Following World War II, Slovenia became part of the Socialist Federal Republic of Yugoslavia. Slovene was one of the official languages of the federation. On the territory of Slovenia, it was commonly used in most areas of public life. One important exception was the Yugoslav army where Serbo-Croatian was used exclusively even in Slovenia. National independence has revitalized the language: since 1991, when Slovenia gained independence, Slovene has been used as an official language in all areas of public life. It also became one of the official languages of the European Union upon Slovenia's admission in 2004.

Accurate Slovenian translation the first time around

Trust in your translation provider is the key to receiving the quality translation you are looking for. At WorldAccess we pride ourselves on delivering your Slovenian translation project that is backed up with a guarantee.

Your Slovenian translation will only be done by in-country translators with proven experience in the subject of your original document. A Project Manager, who is also an experienced linguist, will be dedicated to your translation project.

We'll provide your Slovenian translated document in exactly the same format as your original unless specified different. This means you'll have an accurate Slovenian translation you can use straight away.

Things to consider when translating between Slovenian and other Languages

Layout designs - Text typically expands or contracts when translating one language to another. English to Slovenian translations and Slovenian to English translations, will contract or expand depending on the subject matter.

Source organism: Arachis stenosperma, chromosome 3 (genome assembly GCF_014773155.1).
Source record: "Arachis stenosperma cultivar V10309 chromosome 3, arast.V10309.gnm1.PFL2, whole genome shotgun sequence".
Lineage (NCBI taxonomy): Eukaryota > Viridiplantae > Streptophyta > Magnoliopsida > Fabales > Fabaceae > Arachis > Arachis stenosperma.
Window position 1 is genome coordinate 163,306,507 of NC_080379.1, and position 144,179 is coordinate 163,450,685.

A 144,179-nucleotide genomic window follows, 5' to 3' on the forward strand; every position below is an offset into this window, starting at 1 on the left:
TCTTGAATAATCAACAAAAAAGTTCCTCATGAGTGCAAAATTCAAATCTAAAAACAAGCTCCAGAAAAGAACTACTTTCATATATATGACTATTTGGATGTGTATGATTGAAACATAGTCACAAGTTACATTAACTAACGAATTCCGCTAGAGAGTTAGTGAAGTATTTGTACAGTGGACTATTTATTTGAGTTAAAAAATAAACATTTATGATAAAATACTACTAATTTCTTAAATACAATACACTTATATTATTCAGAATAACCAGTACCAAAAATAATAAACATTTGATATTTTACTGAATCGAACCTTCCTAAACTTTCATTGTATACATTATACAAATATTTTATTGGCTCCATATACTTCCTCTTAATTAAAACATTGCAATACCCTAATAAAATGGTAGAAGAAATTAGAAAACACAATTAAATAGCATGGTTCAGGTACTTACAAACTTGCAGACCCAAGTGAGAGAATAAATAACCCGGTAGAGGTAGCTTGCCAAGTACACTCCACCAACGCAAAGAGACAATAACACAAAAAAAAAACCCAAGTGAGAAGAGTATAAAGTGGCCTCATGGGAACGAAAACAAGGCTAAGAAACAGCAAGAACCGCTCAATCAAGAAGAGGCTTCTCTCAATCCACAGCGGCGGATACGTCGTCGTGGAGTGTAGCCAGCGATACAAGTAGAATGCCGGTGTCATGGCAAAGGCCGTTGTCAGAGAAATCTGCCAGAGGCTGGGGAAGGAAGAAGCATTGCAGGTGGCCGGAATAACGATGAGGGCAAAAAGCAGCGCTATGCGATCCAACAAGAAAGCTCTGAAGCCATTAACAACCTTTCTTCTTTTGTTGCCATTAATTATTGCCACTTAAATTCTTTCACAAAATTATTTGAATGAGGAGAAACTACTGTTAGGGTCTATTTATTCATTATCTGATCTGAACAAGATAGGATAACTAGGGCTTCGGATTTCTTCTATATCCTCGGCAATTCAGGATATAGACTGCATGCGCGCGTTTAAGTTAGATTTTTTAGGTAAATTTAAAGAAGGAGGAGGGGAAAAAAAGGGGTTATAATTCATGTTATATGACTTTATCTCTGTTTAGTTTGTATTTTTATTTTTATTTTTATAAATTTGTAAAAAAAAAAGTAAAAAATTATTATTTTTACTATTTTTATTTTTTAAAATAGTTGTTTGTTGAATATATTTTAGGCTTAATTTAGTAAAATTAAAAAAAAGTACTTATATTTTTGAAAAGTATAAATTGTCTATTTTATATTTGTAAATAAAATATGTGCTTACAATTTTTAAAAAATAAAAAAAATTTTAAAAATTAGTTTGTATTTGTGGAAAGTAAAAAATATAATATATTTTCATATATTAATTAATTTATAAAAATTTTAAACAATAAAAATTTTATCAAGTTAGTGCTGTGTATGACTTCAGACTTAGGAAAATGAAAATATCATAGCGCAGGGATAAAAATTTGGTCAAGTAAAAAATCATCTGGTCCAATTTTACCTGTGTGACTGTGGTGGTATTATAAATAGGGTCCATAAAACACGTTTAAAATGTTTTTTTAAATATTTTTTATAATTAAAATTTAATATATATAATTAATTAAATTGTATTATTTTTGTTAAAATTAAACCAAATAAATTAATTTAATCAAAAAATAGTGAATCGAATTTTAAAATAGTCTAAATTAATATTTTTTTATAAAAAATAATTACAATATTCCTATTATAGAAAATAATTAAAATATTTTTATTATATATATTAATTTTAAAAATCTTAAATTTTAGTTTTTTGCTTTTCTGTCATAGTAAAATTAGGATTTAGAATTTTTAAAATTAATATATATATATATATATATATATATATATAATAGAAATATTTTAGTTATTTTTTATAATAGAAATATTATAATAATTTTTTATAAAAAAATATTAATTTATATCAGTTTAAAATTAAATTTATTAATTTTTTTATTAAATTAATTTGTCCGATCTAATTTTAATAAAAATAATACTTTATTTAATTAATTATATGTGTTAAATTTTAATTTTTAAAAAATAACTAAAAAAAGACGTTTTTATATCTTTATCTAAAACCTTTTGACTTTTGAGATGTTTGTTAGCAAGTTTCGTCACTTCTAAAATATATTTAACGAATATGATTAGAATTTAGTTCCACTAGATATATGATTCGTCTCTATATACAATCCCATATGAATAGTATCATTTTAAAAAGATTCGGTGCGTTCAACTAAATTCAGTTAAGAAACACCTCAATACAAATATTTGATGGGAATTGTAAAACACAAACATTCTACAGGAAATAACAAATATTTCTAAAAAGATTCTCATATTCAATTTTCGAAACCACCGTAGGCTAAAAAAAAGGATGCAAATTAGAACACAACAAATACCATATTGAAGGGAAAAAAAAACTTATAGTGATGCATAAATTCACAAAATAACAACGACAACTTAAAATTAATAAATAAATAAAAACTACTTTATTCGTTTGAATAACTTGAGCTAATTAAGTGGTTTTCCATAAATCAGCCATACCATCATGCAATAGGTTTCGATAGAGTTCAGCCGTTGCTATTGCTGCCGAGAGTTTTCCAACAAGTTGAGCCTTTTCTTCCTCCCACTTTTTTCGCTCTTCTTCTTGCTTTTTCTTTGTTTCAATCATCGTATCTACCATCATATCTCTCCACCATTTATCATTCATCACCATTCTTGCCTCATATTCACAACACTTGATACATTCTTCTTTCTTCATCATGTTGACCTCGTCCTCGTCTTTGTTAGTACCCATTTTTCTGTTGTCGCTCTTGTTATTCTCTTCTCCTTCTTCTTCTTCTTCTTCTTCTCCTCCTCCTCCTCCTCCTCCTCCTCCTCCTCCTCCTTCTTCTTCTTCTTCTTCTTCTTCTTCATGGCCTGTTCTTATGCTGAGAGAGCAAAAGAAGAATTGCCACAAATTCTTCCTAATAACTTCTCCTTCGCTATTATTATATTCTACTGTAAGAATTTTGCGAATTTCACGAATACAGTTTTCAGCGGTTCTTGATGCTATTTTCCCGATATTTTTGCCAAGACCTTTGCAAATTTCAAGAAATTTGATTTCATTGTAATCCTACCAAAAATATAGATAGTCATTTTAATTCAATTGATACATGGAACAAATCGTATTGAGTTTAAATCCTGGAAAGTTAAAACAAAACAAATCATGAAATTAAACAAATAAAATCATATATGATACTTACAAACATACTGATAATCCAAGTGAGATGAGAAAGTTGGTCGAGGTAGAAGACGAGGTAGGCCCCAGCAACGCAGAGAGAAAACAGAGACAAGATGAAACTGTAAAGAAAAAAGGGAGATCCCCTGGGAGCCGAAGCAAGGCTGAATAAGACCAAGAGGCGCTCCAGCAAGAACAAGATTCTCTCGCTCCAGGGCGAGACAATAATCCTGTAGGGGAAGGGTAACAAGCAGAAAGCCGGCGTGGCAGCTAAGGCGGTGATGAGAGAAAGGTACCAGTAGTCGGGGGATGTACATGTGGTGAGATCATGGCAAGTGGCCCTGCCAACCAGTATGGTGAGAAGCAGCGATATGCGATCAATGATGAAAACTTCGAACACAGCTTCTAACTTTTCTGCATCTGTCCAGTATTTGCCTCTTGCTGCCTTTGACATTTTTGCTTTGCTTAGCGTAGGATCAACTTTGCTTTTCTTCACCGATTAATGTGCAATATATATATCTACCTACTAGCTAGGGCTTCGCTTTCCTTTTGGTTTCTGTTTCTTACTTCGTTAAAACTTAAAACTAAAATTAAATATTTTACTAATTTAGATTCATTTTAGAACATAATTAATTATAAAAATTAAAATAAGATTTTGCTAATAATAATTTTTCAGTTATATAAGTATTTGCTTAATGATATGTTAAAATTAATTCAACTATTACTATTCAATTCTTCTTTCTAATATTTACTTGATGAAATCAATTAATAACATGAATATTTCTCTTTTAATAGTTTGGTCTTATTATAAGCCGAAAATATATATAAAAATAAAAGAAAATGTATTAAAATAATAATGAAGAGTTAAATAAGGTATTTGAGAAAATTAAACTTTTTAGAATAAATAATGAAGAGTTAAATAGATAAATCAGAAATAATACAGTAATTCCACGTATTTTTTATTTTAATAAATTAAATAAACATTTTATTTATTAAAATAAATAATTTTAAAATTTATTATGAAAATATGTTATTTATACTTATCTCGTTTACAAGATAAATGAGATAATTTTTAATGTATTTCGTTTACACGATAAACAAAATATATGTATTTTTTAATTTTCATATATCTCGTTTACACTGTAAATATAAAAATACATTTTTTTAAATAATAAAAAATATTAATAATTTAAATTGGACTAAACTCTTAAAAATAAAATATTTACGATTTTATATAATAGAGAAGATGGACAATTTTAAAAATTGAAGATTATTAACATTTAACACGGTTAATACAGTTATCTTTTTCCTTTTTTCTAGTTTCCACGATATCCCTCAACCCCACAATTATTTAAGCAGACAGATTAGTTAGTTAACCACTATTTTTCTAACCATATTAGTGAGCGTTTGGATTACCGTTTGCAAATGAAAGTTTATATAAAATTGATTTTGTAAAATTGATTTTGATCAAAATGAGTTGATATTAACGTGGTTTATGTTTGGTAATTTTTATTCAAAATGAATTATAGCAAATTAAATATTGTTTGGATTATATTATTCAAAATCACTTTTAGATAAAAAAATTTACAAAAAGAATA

Which Slovenian do you need for your translation?

Getting the Slovenian translation of your documents right can be very tricky. Clearly there's only one Slovenian language but as in most countries different sections of the population will have different ways of saying things. Your Account Manager will discuss the target market of your document with you. Clearly if your Slovenian translation is aimed at teenagers it will need to use their phrases and maybe even slang. Missing these small issues can be the difference between a successful translation and a bad one.

Specialist industry Slovenian translators

With a large network of in-country, bilingual Slovenian translator, WorldAccess Translations can respond quickly and effectively to your Slovenian language translation needs. Our translation teams are professional linguists performing translation from English to Slovenian and Slovenian to English for a range of documents in various industries.

Slovenian Translation Quality Procedures

We work within documented quality procedures and will adopt additional quality controls in order to align with client-side process. Each Slovenian translator is selected based on their experience and special areas of expertise.

Translation Confidentiality

All translators are bound by a commercial confidentiality and corporate nondisclosure agreement.
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December 1st, 2009